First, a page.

sustainable coffee

How to Make Your Coffee Routine More Sustainable

Photo by Ba Tik from Pexels

Coffee is a staple of so many cultures and everyday routines around the world, with millions of cups consumed every day. It’s a highly traded commodity that plays a big part of the global economy. But as delicious as coffee is, it’s not without its consequences to the plan – the growing and transportation of coffee has a lot of social and environmental effects which can be substantial due to the increased demand. While we will never have entirely sustainable coffee, there are ways to make your daily routine a little lighter on the planet. 

Choose the Supplier Carefully

The first step to switching to a more sustainable coffee routine is to consider the coffee you’re drinking more carefully. There are labels and certifications you can look for when you’re making a purchase to let you know the production process has followed the right environmental and humanitarian regulations. For example, shade-grown coffee utilizes natural coffee growing processes, which provides a better habitat for native wildlife and prevents soil erosion.

You should also look for Rainforest Alliance Certified coffee which includes certain social, economic and environmental criteria to ensure growers are treated and paid fairly, wastewater isn’t dumped into waterways and pesticides are limited. Fair Trade Certified standards are also important, ensuring the coffee has been produced by farmers and workers who have been treated fairly. 

Pay Attention to Packaging

Keeping your coffee as fresh as possible for as long as possible is a challenge in buying coffee for home use. It also has an impact on the quantity of coffee that heads to landfills each year as a result. For this reason, choosing the right packaging designed to minimize the impact on the planet is key.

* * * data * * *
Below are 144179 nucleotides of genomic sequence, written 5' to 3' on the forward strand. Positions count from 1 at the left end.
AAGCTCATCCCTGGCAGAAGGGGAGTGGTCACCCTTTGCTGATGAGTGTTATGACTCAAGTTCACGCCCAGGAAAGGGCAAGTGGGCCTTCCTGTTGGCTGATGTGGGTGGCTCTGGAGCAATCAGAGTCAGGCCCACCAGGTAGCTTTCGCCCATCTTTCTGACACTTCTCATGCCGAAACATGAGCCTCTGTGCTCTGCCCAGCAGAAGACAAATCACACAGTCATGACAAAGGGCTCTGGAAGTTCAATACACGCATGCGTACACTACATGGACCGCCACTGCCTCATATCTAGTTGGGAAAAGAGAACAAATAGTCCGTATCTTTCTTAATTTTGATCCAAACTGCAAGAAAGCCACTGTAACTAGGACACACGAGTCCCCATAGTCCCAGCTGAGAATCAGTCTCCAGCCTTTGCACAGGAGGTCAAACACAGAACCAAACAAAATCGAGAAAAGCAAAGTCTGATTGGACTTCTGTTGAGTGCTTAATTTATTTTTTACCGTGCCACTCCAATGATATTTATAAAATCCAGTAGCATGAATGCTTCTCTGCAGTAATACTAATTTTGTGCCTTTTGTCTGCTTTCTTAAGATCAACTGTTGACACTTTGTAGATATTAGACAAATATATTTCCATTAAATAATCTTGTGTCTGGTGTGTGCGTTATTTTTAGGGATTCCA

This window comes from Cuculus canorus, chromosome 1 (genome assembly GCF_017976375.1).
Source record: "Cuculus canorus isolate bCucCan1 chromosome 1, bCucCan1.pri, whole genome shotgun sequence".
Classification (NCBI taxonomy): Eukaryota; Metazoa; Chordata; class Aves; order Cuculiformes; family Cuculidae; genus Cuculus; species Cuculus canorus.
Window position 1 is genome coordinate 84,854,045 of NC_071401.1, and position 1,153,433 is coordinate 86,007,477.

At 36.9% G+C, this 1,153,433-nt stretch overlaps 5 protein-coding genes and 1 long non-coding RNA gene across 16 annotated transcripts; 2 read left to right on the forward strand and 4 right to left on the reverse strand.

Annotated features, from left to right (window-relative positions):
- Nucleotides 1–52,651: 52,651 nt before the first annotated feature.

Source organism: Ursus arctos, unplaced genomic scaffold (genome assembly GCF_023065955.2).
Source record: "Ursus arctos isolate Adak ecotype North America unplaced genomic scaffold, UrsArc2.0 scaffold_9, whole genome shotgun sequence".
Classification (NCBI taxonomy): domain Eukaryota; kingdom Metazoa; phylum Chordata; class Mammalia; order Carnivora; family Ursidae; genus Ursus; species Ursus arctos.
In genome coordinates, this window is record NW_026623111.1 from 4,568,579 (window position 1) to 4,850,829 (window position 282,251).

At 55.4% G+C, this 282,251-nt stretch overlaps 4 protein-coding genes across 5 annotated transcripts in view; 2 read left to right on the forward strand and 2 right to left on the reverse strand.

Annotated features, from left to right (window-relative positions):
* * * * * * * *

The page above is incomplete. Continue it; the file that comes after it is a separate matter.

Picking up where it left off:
Buying in bulk is one option that enables the consumer to buy just what they need without producing waste. It’s not always a practical solution for everyone, however, as it’s dependent on having a supplier close by where you can buy in bulk. Finding a compromise may be the best option, such as choosing coffee in recyclable packaging which ensures the packaging can be disposed of properly when you’re finished with the contents. Compostable packaging is another solution geared towards reducing the amount of waste sitting in landfills.

Photo by Madalyn Cox on Unsplash

Consider the Method

It’s not just opting for reusable alternatives to single-use coffee pods that impacts the sustainability of your coffee routine, but also opting for a method geared towards using less energy. The energy used for an electric coffee maker, for example, is considerably higher than other methods. The hotplate the coffee pot is left on remains on charge for hours. Plus, the digital display and overall energy used when it’s plugged in all contribute to a high-energy method that’s not great for your wallet or the planet. 

Manual coffee brewing requires less energy and the devices you’ll use to make coffee in this way are more dependable. Moka pots, French presses and pour-over coffee carafes are all great options only requiring enough energy to boil water. The latter can also be used with reusable coffee filters to reduce waste even further. 

Compost the Grounds

Millions of tons of coffee waste are produced each year. If you’re making coffee every day, you are likely to find yourself with plenty of used grounds ending up going into the bin. However, coffee grounds are actually really beneficial for your plants, as they’re rich in nitrogen, so they can be given a second life by adding them to your compost heap. They can even be sprinkled directly around plants to repel bugs and predators for an organic alternative to insecticides. By using your spent grounds again, you’re keeping them out of waterways and landfills. This extends the use and life of the coffee further in the process. 

Final Thoughts

While some might argue the only true way to be sustainable, when it comes to coffee, is to give up our morning brew altogether, the reality is coffee is too ingrained in our culture for that to be a practical solution. Incorporating small but effective changes, such as switching to recyclable packaging, opting for certified suppliers and low-energy methods, can help make your routine better for the planet, while still enabling you to enjoy your coffee each day. 

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